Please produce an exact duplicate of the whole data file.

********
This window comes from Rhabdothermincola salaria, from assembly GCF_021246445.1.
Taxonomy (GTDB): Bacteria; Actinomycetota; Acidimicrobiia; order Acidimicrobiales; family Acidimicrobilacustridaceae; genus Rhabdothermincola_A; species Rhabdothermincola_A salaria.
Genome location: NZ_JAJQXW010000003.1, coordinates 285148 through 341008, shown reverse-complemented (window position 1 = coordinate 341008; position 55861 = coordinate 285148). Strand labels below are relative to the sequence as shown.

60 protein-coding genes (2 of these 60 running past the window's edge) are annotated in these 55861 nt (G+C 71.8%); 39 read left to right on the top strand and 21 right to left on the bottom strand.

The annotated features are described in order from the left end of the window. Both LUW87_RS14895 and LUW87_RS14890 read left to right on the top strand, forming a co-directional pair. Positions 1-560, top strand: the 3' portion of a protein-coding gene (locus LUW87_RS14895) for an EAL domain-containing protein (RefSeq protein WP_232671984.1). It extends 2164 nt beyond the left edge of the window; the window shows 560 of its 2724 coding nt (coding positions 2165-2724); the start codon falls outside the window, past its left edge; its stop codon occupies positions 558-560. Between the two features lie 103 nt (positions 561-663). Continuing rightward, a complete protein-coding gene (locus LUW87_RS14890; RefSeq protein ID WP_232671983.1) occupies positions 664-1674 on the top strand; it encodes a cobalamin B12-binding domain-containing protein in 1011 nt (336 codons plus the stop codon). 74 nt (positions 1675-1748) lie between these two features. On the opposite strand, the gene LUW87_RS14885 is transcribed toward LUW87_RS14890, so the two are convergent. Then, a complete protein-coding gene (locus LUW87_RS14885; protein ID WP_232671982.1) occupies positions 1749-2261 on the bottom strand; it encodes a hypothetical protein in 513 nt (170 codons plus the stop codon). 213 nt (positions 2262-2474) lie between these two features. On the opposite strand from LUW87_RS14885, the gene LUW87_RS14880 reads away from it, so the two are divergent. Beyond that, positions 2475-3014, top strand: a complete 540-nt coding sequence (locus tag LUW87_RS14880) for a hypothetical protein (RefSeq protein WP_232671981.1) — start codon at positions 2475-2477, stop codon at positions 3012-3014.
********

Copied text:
This window comes from Rhabdothermincola salaria, from assembly GCF_021246445.1.
Taxonomy (GTDB): Bacteria; Actinomycetota; Acidimicrobiia; order Acidimicrobiales; family Acidimicrobilacustridaceae; genus Rhabdothermincola_A; species Rhabdothermincola_A salaria.
Genome location: NZ_JAJQXW010000003.1, coordinates 285148 through 341008, shown reverse-complemented (window position 1 = coordinate 341008; position 55861 = coordinate 285148). Strand labels below are relative to the sequence as shown.

60 protein-coding genes (2 of these 60 running past the window's edge) are annotated in these 55861 nt (G+C 71.8%); 39 read left to right on the top strand and 21 right to left on the bottom strand.

The annotated features are described in order from the left end of the window. Both LUW87_RS14895 and LUW87_RS14890 read left to right on the top strand, forming a co-directional pair. Positions 1-560, top strand: the 3' portion of a protein-coding gene (locus LUW87_RS14895) for an EAL domain-containing protein (RefSeq protein WP_232671984.1). It extends 2164 nt beyond the left edge of the window; the window shows 560 of its 2724 coding nt (coding positions 2165-2724); the start codon falls outside the window, past its left edge; its stop codon occupies positions 558-560. Between the two features lie 103 nt (positions 561-663). Continuing rightward, a complete protein-coding gene (locus LUW87_RS14890; RefSeq protein ID WP_232671983.1) occupies positions 664-1674 on the top strand; it encodes a cobalamin B12-binding domain-containing protein in 1011 nt (336 codons plus the stop codon). 74 nt (positions 1675-1748) lie between these two features. On the opposite strand, the gene LUW87_RS14885 is transcribed toward LUW87_RS14890, so the two are convergent. Then, a complete protein-coding gene (locus LUW87_RS14885; protein ID WP_232671982.1) occupies positions 1749-2261 on the bottom strand; it encodes a hypothetical protein in 513 nt (170 codons plus the stop codon). 213 nt (positions 2262-2474) lie between these two features. On the opposite strand from LUW87_RS14885, the gene LUW87_RS14880 reads away from it, so the two are divergent. Beyond that, positions 2475-3014, top strand: a complete 540-nt coding sequence (locus tag LUW87_RS14880) for a hypothetical protein (RefSeq protein WP_232671981.1) — start codon at positions 2475-2477, stop codon at positions 3012-3014.